The colorful and chaotic Grand Bazaar is the heart of İstanbul’s Old City and has been so for centuries. Starting as a small vaulted bedesten (warehouse) built by order of Mehmet the Conqueror in 1461, it grew to cover a vast area as lanes between the bedesten, neighboring shops and hans (caravanserais) were roofed and the market assumed the sprawling, labyrinthine form that it retains today. Often referred to as the world’s oldest mall, the Grand Bazaar sprawls over 61 covered and maze-like streets. The best exploring is in the crumbling hans (caravanserais) along its fringes where a few artisans still ply their long-practiced trades. When here, be sure to peep through doorways to discover hidden hans, veer down narrow lanes to watch artisans at work and wander the main thoroughfares to differentiate treasures from tourist tack. It’s obligatory to drink lots of tea, compare price after price and try your hand at the art of bargaining. Allow at least three hours for your visit; some travelers spend three days!
The goods for sale in the main streets are geared towards tourists – kitsch souvenirs such as Nazar amulets, colorful piles of Turkish delight, Anatolian carpets, or a fragrant selection of spices can make crowd-pleasing gifts. Visit Iznik Works or Iznik Gift Shop to buy exquisite pottery originally created in the Northwest Anatolian town of Iznik in the 15th century; the craft has recently been revived thanks to a strong artisan tradition. Likewise, the rose or pistachio-flavored Turkish delights from Haci Bekir – Turkey’s oldest producer – will satisfy any sweet tooth.
The Grand Bazaar will be my focal point when i arrive in Istanbul. My sole mission is to find the best Turkish Delight. You may recall I found the Turkish Delight on my trip here in 2019. I intend to find the same vendor and buy the same Delight. But I will have to navigate the Gand Bazaar by myself this time. I had the benefit of a local guide, who knew all the best places on my last trip here.
Best estimates are 4,000 shops in 61 covered streets here. Anywhere from 250,000 to 400,000 people visit each day, while employing about 26,000 people. It was often referred to as the world’s first shopping mall. “Where are you from?” is the most familiar line to begin a purchasing dialogue. It can be overwhelming to most people, and certainly a bit intimidating, particularly for first time visitors. Often times, the vendor will offer some tea before or after a purchase. I would prefer Turkish coffee. But the shopkeepers may be from almost any part of the world near Turkey.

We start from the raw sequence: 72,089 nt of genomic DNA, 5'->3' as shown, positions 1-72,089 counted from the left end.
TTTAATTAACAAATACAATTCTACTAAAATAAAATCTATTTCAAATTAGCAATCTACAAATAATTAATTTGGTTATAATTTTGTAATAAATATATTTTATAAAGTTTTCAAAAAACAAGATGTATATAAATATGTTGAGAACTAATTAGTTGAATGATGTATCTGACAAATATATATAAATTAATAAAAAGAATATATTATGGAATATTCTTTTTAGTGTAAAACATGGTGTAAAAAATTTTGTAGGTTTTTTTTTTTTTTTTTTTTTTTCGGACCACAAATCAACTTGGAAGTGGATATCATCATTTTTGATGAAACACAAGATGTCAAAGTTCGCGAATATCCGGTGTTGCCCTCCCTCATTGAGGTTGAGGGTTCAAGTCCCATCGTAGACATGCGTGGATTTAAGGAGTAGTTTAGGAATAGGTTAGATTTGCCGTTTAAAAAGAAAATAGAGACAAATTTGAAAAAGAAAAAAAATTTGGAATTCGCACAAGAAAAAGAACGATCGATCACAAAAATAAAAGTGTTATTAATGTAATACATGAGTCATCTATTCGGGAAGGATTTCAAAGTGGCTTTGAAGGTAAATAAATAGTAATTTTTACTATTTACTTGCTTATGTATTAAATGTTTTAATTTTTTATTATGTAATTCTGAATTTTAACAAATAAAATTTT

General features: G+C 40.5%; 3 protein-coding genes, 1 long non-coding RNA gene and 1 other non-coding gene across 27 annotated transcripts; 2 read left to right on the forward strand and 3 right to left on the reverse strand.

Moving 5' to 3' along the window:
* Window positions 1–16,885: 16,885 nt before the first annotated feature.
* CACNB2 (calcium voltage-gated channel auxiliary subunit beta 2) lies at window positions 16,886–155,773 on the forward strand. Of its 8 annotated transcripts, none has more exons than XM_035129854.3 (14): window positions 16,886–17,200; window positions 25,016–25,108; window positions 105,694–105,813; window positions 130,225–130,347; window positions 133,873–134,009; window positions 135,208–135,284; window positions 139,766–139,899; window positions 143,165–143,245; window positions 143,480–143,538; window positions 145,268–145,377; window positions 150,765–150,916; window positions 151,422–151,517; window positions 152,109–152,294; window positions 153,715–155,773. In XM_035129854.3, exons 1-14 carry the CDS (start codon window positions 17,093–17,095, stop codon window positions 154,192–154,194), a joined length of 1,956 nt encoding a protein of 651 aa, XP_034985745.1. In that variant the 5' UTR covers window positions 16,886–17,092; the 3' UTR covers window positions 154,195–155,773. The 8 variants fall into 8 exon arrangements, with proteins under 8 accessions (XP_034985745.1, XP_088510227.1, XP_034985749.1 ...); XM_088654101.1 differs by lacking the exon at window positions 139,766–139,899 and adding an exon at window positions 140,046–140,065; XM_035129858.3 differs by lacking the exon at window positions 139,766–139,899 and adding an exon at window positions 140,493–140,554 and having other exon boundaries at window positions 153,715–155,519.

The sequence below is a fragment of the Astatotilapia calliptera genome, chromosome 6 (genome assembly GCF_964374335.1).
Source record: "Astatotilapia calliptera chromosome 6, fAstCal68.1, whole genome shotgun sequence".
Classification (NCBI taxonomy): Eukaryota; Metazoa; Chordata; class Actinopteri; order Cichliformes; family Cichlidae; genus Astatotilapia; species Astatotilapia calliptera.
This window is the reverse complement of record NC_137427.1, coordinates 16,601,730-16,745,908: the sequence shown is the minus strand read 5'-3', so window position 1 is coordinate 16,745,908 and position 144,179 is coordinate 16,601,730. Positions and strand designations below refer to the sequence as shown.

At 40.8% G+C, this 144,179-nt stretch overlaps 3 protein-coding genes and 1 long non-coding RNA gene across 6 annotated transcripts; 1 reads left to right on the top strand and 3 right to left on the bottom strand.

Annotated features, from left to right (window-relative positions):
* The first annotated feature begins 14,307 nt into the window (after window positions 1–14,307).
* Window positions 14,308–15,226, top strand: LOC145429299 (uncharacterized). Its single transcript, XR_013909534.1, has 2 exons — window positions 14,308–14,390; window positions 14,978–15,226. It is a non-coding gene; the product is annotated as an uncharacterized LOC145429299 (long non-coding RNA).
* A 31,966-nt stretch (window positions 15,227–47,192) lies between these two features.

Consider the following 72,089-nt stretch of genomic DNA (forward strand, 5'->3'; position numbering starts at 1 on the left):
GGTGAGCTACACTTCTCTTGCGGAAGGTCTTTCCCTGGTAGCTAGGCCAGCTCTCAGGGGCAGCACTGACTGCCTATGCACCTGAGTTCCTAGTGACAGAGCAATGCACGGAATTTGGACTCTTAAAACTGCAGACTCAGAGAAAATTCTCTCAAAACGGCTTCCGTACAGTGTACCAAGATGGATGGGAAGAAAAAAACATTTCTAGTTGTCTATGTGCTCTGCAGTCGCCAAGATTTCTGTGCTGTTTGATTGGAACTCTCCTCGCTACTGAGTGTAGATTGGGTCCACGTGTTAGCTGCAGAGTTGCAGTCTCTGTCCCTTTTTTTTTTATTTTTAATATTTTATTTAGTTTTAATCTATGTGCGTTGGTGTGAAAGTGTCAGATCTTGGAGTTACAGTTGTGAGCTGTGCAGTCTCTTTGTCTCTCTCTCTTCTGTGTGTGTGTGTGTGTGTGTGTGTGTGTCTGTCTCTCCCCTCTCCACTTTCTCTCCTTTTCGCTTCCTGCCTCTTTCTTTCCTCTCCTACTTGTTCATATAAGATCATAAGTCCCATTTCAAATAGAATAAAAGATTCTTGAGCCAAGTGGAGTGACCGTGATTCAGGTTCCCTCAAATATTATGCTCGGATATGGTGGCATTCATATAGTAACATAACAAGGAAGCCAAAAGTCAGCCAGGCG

Though many tourists feel like the Grand Bazaar is a tourist trap, I do not. I enjoy the markets all over the world, whether in SE Asia, Europe, Africa, or back home. Many of the online reviews are negative. Perhaps my experience was better since I had a native Turkish guide?
Turkish lamps and lanterns are beautiful and quite ubiquitous in the bazaar and most retail shops in Istanbul. We first encountered the lanterns in, of all places, Bigfork, Montana, at an Italian restaurant. The owners said we would never be able to find them here in the US. A few years later, we found a Turkish store in downtown Carmel. They not only had out lanterns, but many other Turkish products. We bought a set for our kitchen, then returned some months later for a second set, and some gifts. I am sure we paid about three to four times as much, but we did find them.
During my last visit, I saw the identical lanterns to ours. In fact, I have seen them in places like Boulder, CO, and Montenegro. I may bring home a set if I have room to safely carry them back, since Istanbul is my last stop before SFO.
Bargaining is expected. Always remember the seller starts with the upper hand. Timing is important, as you may be dealing with an employee rather than the owner or manager. Never look too interested unless you want to pay the full price. And never name your best price, though you may be prodded to do so. Make the clerk name his price first, so that you can act totally shocked or surprised. Generally, if you place the product down, and start to leave, the dialogue will improve to your benefit. Never rush the bargaining process. There is no strict rule for the discount you are seeking, but somewhere between 35 to 50% is a good rule of thumb.
Interestingly, the basic structure of the Bazaar has not changed or developed since its founding. Through the centuries, the bazaar has withstood many natural disasters, with fixable damage, thanks to the unique architecture that was ahead of its time. The bazaar was the focal point for trade among three continents, and certainly for the entire Mediterranean region. During the ottoman Empire, merchants were placed in guilds with other merchants of similar rank, or role in society and the economy. This excluded anyone from joining a guild unless a merchant died or retired (and accept a considerable amount of money).
Today, the bazaar has high security for theft, fire, and natural disasters. Numerous options exist for food and drink. Before the westernization of the Ottomans, the concept of restaurants was unfamiliar. This was due to the lack of women in social situations, jobs, and conventional beliefs of the region. Merchants brought lunches to work with simple, traditional meals in a box similar to a lunch pail and served them at one of two stands in the bazaar.
I would definitely rank the Grand Bazaar in the top 20 of my travel experiences. Other similar shopping experiences would be the Chatuchak Market in Bangkok, the Aloha Stadium Flea Market in Honolulu, and Mercado in Mexico City. But the Grand Bazaar is definitely the best!!